The income and wealth disparities between people of color and white households are large, but state-run retirement programs are striving to bridge the gap.
According to the US Bureau of Labor Statistics, as many as 67% of private-industry workers had access to retirement plans in 2020. But, a significant percentage of employees are still excluded from these programs – and workers of color are disproportionately affected.
According to AARP, around 64% of Hispanic workers, 53% of Black workers, and 45% of Asian American workers do not have access to a workplace retirement plan. Small businesses are also less likely to provide retirement plans to their employees, with 78% of individuals working for businesses with fewer than 10 employees without access to a plan, according to AARP.
Individual retirement account savings initiatives facilitated by the state have stepped in to try to bridge the racial savings gap.
“At this time, it’s preliminary, but the aim was to bridge the retirement savings gap for folks who are left out, which tends to be lower-income workers and workers of color,” said Michael Frerichs, Illinois state treasurer.
According to Georgetown University’s Center for Retirement Initiatives, sixteen states have implemented new efforts to assist private-sector workers in saving, with 11 of them offering auto-IRA schemes. The center discovered that there were more than $735 million in assets in these state-facilitated retirement savings plans as of the end of January.
“A key goal of the worldwide push to have governments play a supportive role in the private pension system has been to close the racial, gender, and white-collar vs blue-collar savings imbalances,” said J. Mark Iwry, nonresident senior scholar at The Brookings Institution.
He coauthored former President Barack Obama’s “auto-IRA” legislation plan, which aimed to increase access to retirement savings through automatic enrollment in IRAs, and he was a driving force behind the statewide state-facilitated retirement savings movement that began more than 20 years ago.
How does it work?
Instead of competing with huge corporate retirement plans, state-facilitated retirement savings initiatives target an underrepresented market segment: small companies.
The majority of these state plans require firms to either provide a workplace retirement plan or assist in automatically enrolling their employees in the state’s program.
According to Craig Copeland, director of wealth benefits research at the Employee Benefit Research Institute, the savings program is typically a Roth IRA, which means employees save money after taxes, and they can put away 4% to 6% of their earnings through an automated payroll deduction. Businesses do not contribute for the programs, and savers’ accounts are managed by an investment firm.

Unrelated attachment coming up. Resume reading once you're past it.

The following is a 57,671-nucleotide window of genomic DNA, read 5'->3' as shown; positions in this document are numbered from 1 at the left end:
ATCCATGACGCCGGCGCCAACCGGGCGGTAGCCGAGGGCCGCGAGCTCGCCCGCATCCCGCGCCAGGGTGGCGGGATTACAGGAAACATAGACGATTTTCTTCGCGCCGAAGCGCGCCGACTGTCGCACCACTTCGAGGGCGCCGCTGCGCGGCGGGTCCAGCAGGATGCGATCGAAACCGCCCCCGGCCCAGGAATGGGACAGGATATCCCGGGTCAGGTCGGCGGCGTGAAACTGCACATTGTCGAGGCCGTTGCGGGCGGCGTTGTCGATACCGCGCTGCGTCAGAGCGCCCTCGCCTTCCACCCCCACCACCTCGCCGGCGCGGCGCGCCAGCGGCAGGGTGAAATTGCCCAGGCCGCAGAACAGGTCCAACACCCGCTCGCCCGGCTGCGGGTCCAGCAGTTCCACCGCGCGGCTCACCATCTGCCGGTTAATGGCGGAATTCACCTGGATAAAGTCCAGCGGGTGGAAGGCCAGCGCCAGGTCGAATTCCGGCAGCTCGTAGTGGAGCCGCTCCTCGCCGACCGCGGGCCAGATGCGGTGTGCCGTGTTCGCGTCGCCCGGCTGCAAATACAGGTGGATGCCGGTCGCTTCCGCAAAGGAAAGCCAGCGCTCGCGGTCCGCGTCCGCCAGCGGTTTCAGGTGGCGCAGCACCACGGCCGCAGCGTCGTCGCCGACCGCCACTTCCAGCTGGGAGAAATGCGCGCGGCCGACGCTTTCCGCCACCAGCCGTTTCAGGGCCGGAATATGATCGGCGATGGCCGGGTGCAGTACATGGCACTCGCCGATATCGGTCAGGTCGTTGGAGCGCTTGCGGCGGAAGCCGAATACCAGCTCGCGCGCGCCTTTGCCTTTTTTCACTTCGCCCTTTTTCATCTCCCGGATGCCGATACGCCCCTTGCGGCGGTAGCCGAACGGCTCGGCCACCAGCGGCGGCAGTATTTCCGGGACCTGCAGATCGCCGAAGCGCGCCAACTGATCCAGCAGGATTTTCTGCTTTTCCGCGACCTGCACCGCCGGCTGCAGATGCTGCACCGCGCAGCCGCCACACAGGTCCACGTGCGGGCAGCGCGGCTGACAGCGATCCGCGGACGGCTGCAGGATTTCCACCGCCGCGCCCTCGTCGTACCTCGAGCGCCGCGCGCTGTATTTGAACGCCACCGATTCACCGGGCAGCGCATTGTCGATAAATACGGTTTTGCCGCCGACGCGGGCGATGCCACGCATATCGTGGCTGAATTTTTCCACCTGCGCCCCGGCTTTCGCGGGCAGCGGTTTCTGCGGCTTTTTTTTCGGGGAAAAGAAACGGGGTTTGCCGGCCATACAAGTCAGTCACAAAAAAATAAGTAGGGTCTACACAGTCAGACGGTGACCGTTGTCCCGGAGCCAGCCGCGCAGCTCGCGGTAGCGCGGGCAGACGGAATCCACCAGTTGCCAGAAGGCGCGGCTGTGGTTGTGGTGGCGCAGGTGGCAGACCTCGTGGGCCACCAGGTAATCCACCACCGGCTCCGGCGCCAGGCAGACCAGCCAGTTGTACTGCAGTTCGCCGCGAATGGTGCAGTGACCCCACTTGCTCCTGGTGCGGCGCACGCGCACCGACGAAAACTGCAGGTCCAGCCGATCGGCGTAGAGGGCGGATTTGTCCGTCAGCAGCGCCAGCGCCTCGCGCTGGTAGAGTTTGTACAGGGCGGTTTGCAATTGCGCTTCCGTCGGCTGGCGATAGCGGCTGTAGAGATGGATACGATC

The benefit of saving with a Roth IRA is that the funds grow tax-free and can be taken tax-free in retirement, subject to certain criteria. If members need money for an emergency, they can withdraw their contributions but not their gains tax-free.
According to Frerichs, over half of the participants in Illinois’ Safe Choice program are Black or Hispanic. The program has been in operation since 2018, and it has recently increased access to companies with as few as five employees.
“We’re receiving people that fell between the cracks and don’t have a safety net,” he added, noting that this includes bartenders, waiters, and grocery store staff.
The automatic payroll deduction is perhaps the most potent feature of auto-IRA plans. “This is the set it and forget it’ mindset,” California State Treasurer Fiona Ma stated. It’s easy for employees to spend the money that appears in their checking accounts, but having a portion of it goes directly toward retirement helps their finances to grow.
According to Katie Selenski, the program’s executive director, workers who join CalSavers begin with a default contribution of 5% of their pay and are subject to a yearly automatic escalation of 1 percentage point until they are saving 8% of their salary.
“Being able to save and watch it grow has been a game changer in terms of attempting to close the wealth gap,” Ma noted. She pointed out that in California, two out of every three workers eligible for the program are persons of color.
The state’s CalSavers program was expanded to businesses with one to four employees on January 1. If they don’t already offer a 401(k) plan to employees, those firms are expected to have a payroll deposit savings system that would allow workers to join in CalSavers by the end of 2025.
The wealth gap between black and white households is the product of years of discrimination, including policies like redlining, which denies loans to prospective homeowners in minority districts. As a result, these state IRA programs represent a step toward narrowing the gap.
Lawmakers have pushed for greater progress in the shape of a Secure Act 2.0 proposal. A section of the proposal would establish a federal matching contribution for lower-income workers investing in a qualified retirement account, starting in 2027. This match would be capped at 50% of up to $2,000 in donations, or $1,000 per individual.
“For low-income workers, putting away $2,000 and getting a 50-cent match for every dollar is a huge boost,” said Monique Morrissey, an economist at the Economic Policy Institute. “It will help, but it will be several years away. Thus, for the time being, we can see that these [auto-IRA] arrangements benefit in terms of ease.”